Cyber Attacks On Online Retailers Doubled

Cyber Attacks On Online Retailers Doubled.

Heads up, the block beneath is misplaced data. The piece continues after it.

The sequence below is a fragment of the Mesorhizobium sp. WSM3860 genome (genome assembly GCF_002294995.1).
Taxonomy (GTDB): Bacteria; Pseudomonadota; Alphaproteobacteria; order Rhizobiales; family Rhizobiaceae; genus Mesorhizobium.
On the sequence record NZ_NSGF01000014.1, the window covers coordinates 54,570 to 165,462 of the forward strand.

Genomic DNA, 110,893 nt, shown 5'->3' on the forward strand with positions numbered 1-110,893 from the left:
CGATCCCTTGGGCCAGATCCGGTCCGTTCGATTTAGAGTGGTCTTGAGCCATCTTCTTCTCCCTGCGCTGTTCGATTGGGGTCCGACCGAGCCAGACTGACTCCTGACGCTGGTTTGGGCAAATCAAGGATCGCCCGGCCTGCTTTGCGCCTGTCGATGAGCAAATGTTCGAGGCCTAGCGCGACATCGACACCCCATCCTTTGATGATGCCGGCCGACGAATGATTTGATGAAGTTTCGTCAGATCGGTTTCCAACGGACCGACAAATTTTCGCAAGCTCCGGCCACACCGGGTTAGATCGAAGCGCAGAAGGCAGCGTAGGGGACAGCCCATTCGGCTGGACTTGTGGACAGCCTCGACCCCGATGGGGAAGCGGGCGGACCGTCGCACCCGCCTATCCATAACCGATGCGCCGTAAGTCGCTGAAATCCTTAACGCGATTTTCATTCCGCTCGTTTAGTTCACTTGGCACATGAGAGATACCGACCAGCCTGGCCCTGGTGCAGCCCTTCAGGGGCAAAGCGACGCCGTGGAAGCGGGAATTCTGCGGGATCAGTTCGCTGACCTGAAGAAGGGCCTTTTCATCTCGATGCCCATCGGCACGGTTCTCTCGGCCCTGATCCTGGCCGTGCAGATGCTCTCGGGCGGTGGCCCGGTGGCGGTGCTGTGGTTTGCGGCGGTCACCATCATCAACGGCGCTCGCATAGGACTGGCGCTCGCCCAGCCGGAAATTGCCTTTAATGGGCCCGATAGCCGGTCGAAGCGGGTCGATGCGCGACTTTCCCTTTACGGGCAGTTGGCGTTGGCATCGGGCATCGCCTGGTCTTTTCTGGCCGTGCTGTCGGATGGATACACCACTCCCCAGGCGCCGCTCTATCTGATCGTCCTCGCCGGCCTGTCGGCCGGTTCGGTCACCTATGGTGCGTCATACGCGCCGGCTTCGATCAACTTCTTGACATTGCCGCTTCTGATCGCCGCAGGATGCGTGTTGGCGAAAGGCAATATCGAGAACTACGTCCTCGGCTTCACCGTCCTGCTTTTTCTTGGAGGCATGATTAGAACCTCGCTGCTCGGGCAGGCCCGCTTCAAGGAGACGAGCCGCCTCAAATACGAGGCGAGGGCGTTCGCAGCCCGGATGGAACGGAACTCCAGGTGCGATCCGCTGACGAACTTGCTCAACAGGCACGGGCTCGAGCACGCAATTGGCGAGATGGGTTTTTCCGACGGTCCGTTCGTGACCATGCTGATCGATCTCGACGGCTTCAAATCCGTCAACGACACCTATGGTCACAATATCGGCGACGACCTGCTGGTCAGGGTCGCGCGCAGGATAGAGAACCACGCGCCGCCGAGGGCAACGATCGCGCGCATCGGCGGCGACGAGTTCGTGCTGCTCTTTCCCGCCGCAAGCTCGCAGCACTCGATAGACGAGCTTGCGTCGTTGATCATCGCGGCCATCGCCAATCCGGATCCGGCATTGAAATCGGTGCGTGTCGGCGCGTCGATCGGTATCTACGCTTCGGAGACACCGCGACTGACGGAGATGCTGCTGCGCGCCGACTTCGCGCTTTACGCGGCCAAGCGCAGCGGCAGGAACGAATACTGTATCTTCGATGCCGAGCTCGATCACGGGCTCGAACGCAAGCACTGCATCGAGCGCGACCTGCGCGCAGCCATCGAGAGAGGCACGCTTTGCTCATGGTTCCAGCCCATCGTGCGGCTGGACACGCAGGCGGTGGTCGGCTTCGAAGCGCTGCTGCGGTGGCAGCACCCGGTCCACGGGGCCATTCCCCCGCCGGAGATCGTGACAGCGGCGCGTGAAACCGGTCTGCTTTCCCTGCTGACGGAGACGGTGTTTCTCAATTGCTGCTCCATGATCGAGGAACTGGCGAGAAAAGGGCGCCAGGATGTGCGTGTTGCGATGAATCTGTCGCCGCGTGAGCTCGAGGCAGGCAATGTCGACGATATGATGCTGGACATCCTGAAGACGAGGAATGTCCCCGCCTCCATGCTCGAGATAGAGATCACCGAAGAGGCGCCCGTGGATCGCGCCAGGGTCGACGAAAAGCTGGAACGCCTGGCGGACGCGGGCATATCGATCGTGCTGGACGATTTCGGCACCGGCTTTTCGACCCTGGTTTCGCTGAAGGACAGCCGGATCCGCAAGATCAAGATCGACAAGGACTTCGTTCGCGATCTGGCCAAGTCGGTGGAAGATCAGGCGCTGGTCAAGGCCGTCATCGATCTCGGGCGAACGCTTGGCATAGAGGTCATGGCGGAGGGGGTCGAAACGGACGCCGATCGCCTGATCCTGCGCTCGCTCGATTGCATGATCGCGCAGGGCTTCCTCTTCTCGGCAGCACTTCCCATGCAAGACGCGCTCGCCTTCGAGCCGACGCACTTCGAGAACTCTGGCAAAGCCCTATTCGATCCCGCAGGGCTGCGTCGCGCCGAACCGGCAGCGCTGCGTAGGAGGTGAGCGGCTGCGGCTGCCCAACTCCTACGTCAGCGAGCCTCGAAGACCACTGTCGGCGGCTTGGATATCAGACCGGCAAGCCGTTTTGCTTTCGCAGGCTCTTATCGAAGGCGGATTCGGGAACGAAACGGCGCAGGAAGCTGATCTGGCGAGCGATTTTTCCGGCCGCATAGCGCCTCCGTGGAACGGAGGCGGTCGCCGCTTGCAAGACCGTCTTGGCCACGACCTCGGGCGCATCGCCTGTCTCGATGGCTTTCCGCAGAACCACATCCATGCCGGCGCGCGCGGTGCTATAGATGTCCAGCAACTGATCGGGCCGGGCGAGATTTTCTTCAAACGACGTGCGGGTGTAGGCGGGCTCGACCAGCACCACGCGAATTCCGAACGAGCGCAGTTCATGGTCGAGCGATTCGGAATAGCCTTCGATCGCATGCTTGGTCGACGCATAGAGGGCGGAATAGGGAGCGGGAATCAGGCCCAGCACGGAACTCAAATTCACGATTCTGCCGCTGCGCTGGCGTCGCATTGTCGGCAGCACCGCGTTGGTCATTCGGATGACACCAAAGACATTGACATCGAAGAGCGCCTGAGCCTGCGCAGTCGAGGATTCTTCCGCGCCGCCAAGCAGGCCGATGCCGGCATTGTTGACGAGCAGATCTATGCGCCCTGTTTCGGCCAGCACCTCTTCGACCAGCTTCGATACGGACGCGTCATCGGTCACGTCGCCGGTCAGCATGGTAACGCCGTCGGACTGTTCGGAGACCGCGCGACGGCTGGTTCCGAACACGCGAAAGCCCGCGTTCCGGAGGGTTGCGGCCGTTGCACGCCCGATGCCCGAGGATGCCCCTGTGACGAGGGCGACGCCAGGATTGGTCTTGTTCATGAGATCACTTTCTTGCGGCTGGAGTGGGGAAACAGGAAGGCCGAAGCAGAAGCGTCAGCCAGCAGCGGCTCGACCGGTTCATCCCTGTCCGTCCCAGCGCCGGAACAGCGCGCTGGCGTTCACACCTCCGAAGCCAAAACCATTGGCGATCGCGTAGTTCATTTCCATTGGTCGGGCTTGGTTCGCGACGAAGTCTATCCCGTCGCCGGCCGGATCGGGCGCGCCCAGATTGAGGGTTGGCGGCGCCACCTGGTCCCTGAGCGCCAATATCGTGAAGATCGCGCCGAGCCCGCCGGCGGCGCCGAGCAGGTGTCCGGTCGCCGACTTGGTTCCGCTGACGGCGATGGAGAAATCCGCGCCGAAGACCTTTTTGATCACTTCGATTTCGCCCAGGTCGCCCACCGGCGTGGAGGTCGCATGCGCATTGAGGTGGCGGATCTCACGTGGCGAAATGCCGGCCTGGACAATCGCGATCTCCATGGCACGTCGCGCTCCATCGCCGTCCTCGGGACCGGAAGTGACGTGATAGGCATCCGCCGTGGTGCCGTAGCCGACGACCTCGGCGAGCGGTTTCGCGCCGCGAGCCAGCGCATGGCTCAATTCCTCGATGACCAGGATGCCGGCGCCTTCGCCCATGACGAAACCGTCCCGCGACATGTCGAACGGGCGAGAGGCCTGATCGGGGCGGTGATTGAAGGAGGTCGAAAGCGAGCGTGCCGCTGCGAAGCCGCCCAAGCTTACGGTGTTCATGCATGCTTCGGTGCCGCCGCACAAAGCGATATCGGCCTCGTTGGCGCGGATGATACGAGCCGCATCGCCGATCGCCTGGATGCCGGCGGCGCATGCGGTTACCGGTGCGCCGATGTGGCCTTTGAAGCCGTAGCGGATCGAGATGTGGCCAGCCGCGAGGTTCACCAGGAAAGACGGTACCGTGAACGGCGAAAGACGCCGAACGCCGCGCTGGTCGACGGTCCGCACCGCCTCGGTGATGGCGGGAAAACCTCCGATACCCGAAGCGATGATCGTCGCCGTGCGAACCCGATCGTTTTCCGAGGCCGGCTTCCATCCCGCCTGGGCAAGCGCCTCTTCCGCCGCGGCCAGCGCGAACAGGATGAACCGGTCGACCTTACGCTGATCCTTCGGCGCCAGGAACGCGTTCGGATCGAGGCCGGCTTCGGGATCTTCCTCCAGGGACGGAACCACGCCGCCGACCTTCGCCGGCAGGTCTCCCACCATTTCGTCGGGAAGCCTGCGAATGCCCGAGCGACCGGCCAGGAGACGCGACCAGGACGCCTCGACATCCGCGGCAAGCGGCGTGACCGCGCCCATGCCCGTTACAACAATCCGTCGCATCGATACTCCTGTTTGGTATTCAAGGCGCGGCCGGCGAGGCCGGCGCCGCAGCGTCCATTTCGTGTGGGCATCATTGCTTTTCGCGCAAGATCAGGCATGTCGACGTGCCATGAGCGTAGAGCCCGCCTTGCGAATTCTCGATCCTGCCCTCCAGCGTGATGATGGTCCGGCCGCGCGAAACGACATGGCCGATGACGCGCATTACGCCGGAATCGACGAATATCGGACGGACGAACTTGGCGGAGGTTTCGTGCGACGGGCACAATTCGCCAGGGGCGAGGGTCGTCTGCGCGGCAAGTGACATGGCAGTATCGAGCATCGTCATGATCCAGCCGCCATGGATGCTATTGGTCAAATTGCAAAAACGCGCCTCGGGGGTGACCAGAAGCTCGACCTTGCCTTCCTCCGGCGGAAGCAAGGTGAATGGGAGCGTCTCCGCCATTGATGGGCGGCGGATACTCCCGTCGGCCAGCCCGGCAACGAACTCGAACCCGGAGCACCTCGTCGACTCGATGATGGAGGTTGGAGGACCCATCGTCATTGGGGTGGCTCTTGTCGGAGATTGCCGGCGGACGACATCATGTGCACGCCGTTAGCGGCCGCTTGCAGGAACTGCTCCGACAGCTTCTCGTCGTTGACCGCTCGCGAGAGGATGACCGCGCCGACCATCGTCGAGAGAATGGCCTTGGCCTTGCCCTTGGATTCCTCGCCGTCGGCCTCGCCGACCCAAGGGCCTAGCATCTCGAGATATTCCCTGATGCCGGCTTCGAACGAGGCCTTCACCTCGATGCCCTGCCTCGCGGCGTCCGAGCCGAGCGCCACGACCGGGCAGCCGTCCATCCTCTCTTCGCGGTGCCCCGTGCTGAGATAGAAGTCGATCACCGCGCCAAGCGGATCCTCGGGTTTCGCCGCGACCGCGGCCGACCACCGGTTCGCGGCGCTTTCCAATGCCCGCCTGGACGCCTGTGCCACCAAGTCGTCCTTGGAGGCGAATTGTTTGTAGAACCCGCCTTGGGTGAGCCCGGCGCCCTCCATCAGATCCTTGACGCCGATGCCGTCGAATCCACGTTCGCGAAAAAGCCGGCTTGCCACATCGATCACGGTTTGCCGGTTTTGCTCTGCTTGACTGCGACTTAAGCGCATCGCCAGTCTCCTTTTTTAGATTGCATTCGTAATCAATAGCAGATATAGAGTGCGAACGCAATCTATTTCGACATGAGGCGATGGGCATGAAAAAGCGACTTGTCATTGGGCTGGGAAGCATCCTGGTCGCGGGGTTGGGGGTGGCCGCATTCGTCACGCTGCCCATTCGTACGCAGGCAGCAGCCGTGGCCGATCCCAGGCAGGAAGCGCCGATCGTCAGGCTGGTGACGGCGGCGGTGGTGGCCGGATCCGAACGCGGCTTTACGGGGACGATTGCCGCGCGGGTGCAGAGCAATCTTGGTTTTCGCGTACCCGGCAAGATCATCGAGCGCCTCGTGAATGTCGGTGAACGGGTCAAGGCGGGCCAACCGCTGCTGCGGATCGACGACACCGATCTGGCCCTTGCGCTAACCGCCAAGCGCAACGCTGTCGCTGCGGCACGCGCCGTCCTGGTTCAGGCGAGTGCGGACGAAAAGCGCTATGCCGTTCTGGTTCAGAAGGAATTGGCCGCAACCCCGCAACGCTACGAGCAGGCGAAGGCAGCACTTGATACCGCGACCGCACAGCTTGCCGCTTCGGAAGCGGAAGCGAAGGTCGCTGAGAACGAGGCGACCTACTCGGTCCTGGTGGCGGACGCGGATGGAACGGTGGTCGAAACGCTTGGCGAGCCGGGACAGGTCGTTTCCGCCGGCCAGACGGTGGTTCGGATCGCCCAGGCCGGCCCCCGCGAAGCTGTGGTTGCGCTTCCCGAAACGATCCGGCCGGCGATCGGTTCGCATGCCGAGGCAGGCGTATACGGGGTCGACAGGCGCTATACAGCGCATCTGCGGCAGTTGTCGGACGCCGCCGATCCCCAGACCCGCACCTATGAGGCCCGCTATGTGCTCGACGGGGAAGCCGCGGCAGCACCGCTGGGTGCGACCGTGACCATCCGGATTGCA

U.S. retailers moved to EMV chip-enabled credit and debit cards in October 2015 in order to enhance security on physical card transactions, but this move had an unfortunate side effect. Online fraud attacks have risen 11% since October’s EMV migration, according to a report from PYMNTS. And these attacks are costing retailers on multiple fronts. There were 27 fraud attacks for every 1,000 e-commerce transactions in the fourth quarter 2015, an 11% increase from the third quarter and a staggering 215% increase from the first quarter. Digital goods were the most frequent targets of these attacks at a 2.5% rate in Q4, up from slightly less than 1% in Q1. The report also indicates that $4.79 of every $100 spent online is at risk of a fraud attack, up 150% from $2.90 of every $100 in Q1. Most of these online fraud attempts stem from “suspected botnets” that hack into a system (such as an online retailer’s site) and actually finish a transaction without the user actually knowing it. E-commerce fraud cost retailers $32 billion in 2014, and estimates say U.S. retailers lost 1.3% of all revenue due to fraud in 2015. That is more than double the 2014 rate. To combat this growing problem, online retailers must enhance their security. Target’s widely publicised data breach in 2013 cost the retail giant more than $250 million. Some of that money was allocated toward bank and credit unions, consumer protection services, and credit card issuers. Retailers are, however, spending more on cyber insurance. Retailers on average paid 32% more for cyber insurance in the first six months of 2015 than in 2014, according to global insurance broker Marsh. As the fraud epidemic grows, payment companies and merchants are implementing new payment protocols that could finally help mitigate fraud. John Heggestuen, senior research analyst for BI Intelligence, Business Insider’s premium research service, has compiled a detailed report on payment security that looks at how the dynamics of fraud are shifting across in-store and online channels and explains the top new types of security that are gaining traction across each of these channels, including on Apple Pay. Credit: Business Insider Intelligence.

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